Hire a Winning Multi-Disciplinary Team of Accounting Fraud SEC Whistleblower Lawyers

It is critical to hire counsel with the knowledge and experience to maximize your likelihood of recovering a whistleblower award.  Before retaining an SEC whistleblower attorney, ask about their track record representing whistleblowers. Some aspects of our experience that set us apart and enabled us to obtain awards for our clients include:

  • Matt Stock is a Certified Public Accountant, Certified Fraud Examiner and former KPMG external auditor.  As an auditor, Mr. Stock developed an expertise in financial statement analysis and internal controls testing and fraud recognition.  He uses his auditing experience to help SEC whistleblowers investigate and disclose complex financial frauds to the government and develop a roadmap for enforcement attorneys to take an enforcement action.  Matt has been interviewed on CNBC, quoted extensively about whistleblower rewards in the media, and is the lead author of SEC Whistleblower Program: Tips from SEC Whistleblower Attorneys to Maximize an SEC Whistleblower Award.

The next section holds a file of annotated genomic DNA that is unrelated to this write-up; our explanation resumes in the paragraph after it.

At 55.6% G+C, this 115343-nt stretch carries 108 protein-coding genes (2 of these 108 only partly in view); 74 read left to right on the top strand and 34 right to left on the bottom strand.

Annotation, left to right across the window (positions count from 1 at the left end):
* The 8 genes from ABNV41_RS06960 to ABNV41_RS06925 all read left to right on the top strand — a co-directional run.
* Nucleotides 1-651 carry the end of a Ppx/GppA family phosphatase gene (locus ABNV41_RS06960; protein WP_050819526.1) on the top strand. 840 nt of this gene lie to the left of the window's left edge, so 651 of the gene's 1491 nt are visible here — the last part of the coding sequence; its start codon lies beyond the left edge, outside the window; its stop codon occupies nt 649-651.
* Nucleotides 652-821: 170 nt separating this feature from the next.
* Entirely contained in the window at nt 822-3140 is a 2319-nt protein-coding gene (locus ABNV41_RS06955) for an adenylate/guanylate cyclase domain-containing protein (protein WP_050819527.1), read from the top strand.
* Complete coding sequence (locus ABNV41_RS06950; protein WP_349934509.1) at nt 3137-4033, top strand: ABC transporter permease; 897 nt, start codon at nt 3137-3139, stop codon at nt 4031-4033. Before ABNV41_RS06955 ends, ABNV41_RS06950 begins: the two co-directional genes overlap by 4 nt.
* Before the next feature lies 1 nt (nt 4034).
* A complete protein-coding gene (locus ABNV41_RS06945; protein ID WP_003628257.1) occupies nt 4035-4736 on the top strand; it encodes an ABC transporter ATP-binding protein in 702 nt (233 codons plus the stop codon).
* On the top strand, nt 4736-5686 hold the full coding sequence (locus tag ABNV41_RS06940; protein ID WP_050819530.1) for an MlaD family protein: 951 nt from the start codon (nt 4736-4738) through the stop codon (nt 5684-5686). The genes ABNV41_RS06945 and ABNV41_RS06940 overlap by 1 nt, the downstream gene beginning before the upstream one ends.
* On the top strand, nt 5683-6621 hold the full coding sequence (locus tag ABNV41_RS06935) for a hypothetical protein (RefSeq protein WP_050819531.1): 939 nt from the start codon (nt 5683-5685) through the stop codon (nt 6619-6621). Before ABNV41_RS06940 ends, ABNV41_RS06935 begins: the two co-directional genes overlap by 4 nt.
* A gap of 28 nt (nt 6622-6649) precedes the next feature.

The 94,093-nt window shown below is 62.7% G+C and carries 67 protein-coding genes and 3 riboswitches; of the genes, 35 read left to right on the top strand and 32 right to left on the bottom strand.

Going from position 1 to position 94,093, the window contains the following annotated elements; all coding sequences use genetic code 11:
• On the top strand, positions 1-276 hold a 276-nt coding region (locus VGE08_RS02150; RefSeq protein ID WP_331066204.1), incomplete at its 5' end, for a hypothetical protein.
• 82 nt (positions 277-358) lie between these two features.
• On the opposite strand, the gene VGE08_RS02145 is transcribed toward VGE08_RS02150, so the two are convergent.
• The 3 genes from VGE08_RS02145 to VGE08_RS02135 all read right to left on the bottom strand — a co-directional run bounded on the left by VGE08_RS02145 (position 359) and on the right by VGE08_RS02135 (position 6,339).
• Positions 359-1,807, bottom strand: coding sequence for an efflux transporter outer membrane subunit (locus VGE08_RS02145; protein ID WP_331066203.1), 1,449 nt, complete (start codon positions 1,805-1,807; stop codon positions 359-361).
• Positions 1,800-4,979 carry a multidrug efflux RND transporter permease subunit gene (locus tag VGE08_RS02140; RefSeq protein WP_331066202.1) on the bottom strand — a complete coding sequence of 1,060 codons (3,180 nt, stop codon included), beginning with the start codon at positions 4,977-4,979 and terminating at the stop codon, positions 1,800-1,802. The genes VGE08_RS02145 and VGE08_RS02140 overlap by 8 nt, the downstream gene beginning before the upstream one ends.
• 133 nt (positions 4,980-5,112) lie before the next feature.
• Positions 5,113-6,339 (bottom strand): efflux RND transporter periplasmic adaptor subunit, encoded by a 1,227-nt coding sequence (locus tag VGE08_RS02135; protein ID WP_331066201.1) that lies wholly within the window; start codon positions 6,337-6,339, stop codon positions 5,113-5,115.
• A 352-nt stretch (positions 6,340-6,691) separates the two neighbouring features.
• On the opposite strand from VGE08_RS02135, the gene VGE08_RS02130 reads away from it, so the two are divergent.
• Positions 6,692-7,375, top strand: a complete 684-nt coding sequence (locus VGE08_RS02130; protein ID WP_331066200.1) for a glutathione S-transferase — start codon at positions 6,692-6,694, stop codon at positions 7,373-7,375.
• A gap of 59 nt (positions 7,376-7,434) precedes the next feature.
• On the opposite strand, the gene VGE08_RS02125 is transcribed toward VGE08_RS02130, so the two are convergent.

• Described by the National Law Journal as a “leading whistleblower attorney,” founding Principal Jason Zuckerman has established precedent under a wide range of whistleblower protection laws and obtained substantial compensation for his clients and recoveries for the government in whistleblower rewards and whistleblower retaliation cases.  He served on the Department of Labor’s Whistleblower Protection Advisory Committee, which makes recommendations to the Secretary of Labor to improve OSHA’s administration of federal whistleblower protection laws.  Zuckerman also served as Senior Legal Advisor to the Special Counsel at the U.S. Office of Special Counsel, the federal agency charged with protecting whistleblowers in the federal government.  At OSC, he oversaw investigations of whistleblower claims and obtained corrective action or relief for whistleblowers.
  • Zuckerman was recognized by Washingtonian magazine as a “Top Whistleblower Lawyer” (2020, 2018, 2017, 2015, 2009, and 2007), selected by his peers to be included in The Best Lawyers in America® in the category of employment law (2011-2022) and in SuperLawyers in the category of labor and employment law (2012 and 2015-2022), is rated 10 out of 10 by Avvo, based largely on client reviews, and is rated AV Preeminent® by Martindale-Hubbell based on peer reviews.

SEC’s Focus on Improper Revenue Recognition